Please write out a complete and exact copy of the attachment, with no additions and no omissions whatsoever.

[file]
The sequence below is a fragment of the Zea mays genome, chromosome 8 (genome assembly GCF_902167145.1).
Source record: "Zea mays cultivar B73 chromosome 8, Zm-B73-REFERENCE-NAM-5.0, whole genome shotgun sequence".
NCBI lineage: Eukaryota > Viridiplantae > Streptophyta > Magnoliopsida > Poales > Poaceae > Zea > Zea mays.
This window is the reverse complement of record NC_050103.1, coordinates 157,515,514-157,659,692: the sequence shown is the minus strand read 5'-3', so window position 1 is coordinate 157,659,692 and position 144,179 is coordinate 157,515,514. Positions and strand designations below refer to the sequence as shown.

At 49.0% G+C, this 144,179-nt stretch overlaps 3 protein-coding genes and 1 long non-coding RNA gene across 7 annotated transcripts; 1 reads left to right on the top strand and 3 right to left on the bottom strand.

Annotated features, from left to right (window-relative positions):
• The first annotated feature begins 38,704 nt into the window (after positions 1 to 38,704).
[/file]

The sequence below is a fragment of the Zea mays genome, chromosome 8 (genome assembly GCF_902167145.1).
Source record: "Zea mays cultivar B73 chromosome 8, Zm-B73-REFERENCE-NAM-5.0, whole genome shotgun sequence".
NCBI lineage: Eukaryota > Viridiplantae > Streptophyta > Magnoliopsida > Poales > Poaceae > Zea > Zea mays.
This window is the reverse complement of record NC_050103.1, coordinates 157,515,514-157,659,692: the sequence shown is the minus strand read 5'-3', so window position 1 is coordinate 157,659,692 and position 144,179 is coordinate 157,515,514. Positions and strand designations below refer to the sequence as shown.

At 49.0% G+C, this 144,179-nt stretch overlaps 3 protein-coding genes and 1 long non-coding RNA gene across 7 annotated transcripts; 1 reads left to right on the top strand and 3 right to left on the bottom strand.

Annotated features, from left to right (window-relative positions):
• The first annotated feature begins 38,704 nt into the window (after positions 1 to 38,704).